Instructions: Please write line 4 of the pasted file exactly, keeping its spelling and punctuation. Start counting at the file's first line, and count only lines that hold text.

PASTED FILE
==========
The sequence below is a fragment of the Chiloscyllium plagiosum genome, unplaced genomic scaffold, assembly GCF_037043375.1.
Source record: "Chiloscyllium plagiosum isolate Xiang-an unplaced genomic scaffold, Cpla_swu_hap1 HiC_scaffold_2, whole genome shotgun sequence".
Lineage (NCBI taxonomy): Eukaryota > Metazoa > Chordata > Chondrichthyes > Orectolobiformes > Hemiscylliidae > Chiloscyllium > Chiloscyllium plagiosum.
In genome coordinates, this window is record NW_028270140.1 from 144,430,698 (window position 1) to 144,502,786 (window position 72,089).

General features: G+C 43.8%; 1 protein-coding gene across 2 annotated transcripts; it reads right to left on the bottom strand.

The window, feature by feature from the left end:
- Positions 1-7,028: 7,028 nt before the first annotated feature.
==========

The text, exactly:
In genome coordinates, this window is record NW_028270140.1 from 144,430,698 (window position 1) to 144,502,786 (window position 72,089).